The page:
IMG_2735We have been asked by a number of you what we do when we volunteer at the state parks that we stay at.  I will try to give you an overview – we basically volunteering about 20 – 24 hours each a week and the park will give us a place to park our coach with full hookups.  We are given shirts/polo shirts and/or T-shirts by the park to wear so that visitors see us as such.  The duties we have been asked to do have been from maintenance to working the gift shop to assisting visitors/campers to tours.  The time we have spent has been so rewarding and enjoyable that we just don’t really see not doing it anytime soon.  Here has been some our our times and duties:DSCN2366






Assisting with the touch table and scout groups at the San Jacinto Monument at the San Jacinto Battlefield in Houston.

DSCN2818Fred enjoyed putting the flags up each day and taking them down in the evenings at the Battlefield.  He even got the opportunity to teach two of our grandkids how to do it.







Doing tours at the USS Texas Battleship in Houston.









They were all ages, size, from different countries and very challenging at times.  We enjoyed every minute of it though plus we learned a lot ourselves.


Learning about birds and making suet at Bensten Rio Grande State Park in Mission was really enjoying. 







Oriole & JaySuet was put out each day at the bird feeders and the birds really loved it.


I spent a lot of time at this desk do research and assisted in compiling an information book for visitors to the park.



Fred did maintenance – gathering trash and built some shelf in a storage areaDSCN3752







IMG_3614Then working in the gift shop/check in at Roper Lake State Park in Safford, AZ . . .



to assisting in the campground




to working entry at Dankworth Pond (subunit of Roper)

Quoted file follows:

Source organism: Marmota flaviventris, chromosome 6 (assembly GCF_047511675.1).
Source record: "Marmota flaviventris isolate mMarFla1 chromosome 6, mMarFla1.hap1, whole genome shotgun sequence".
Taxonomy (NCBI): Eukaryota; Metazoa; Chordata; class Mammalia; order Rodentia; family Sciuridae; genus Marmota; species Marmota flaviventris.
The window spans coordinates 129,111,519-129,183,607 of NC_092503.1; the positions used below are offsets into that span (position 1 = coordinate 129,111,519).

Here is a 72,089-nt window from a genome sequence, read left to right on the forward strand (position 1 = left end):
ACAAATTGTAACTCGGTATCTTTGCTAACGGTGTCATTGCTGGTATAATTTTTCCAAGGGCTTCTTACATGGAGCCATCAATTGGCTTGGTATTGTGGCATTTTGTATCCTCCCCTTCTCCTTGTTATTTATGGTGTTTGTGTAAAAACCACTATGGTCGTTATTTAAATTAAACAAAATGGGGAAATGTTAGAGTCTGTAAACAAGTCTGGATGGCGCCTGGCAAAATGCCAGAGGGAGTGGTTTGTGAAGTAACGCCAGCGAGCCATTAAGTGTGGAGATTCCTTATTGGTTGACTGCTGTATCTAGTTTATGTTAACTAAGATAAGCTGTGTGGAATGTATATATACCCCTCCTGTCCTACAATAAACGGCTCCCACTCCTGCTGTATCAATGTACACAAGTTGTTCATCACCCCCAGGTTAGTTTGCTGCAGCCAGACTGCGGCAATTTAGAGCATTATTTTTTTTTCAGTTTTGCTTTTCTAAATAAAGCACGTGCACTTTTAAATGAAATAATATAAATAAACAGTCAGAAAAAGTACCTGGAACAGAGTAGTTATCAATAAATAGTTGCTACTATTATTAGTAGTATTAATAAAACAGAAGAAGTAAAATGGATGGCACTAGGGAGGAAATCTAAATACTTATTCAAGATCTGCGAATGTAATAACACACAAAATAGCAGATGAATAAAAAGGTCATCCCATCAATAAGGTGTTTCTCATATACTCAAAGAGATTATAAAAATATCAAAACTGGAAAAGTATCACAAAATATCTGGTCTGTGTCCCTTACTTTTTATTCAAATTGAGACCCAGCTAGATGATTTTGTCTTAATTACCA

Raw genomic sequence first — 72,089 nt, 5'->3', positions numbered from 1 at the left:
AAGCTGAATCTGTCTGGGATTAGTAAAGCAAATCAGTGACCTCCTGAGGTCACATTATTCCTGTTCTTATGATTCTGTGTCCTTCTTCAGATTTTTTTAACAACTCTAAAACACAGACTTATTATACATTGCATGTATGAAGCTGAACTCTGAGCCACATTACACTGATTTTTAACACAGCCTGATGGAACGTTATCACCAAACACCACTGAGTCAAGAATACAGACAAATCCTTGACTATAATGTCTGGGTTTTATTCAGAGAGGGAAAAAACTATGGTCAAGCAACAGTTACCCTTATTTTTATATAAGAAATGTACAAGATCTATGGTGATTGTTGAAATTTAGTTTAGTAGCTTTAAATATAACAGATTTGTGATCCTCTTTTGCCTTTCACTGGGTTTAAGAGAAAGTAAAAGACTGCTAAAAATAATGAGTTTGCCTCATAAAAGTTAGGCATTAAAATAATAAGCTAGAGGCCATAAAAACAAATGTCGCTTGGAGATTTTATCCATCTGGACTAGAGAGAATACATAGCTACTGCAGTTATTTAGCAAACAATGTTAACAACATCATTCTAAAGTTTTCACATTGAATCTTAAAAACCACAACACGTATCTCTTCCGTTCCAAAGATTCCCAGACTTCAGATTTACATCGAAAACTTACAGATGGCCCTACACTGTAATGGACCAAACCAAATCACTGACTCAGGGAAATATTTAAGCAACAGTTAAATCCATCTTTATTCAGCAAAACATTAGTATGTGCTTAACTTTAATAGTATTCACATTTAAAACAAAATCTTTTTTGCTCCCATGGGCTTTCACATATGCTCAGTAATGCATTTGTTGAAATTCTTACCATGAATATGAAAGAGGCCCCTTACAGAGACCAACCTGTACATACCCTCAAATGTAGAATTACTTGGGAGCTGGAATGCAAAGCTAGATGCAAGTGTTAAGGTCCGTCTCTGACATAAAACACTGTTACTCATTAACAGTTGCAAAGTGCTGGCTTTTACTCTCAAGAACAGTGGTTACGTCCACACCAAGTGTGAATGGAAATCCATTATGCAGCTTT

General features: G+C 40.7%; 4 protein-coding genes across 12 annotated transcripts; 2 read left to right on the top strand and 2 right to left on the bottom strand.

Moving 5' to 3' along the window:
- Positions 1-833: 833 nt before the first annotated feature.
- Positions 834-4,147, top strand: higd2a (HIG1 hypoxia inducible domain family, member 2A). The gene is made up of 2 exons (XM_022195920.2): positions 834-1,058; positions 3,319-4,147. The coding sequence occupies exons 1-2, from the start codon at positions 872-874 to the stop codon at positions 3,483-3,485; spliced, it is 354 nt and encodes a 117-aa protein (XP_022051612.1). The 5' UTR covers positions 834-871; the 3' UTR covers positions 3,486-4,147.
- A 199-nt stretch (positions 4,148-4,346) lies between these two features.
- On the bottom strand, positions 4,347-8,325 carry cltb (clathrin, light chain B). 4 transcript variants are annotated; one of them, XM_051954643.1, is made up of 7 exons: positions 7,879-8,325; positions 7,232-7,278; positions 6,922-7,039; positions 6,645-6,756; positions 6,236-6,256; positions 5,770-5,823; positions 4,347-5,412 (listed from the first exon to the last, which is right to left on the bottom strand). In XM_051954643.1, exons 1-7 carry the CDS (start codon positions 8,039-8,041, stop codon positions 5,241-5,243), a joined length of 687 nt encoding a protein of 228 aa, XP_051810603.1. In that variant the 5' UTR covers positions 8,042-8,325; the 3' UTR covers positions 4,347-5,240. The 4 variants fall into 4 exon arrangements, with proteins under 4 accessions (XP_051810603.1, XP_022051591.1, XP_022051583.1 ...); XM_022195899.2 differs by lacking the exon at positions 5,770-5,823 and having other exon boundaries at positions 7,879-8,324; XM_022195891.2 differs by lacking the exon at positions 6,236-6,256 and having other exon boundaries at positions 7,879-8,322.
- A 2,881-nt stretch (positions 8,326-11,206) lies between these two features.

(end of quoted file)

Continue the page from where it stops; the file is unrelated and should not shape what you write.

On to Crawford Lake State park in Crawford CO. and in our move to Sweitzer Lake State Park, Fred was trained to work ANS (Aquatic Nuisance Species) by doing boat inspections, volunteered in maintenance and assisted the rangers in lake patrol and I volunteered at the front office doing check-in, selling fishing licenses, doing boat/AHV registrations and selling annual park passes.







Volunteering was not all we got out of this as there were others volunteers/park host and we spend many hours doing things together and having a great time.  We have pot luck meals, super bowl/football parties, bonfires, went out to eat and/or just enjoyed each other company.


































As you can see the time spent is not really that hard and is very enjoyable.  We have met some wonderful people at the different parks both personnel and visitors who will remain friends.  Some we will treasure for years to come.  If you are considering volunteering I would highly recommend it as it worth your time and you get back as much as you put into it.  We are so glad we made the decision to our full timing in a RV this way and have not looked backed.  God has truly blessed us with this endeavor and we are going to continue to make the best of every  minute.  I would recommend it if you want something to do as you travel other than just moving around.  We only spend three or four days a week on volunteers duties and then spend the rest of the time out sightseeing the area we are in.  We get the enjoyment of both world this way in our opinion.  Hope this answers some of your questions as to what we do as volunteers – in summary – we have fun!!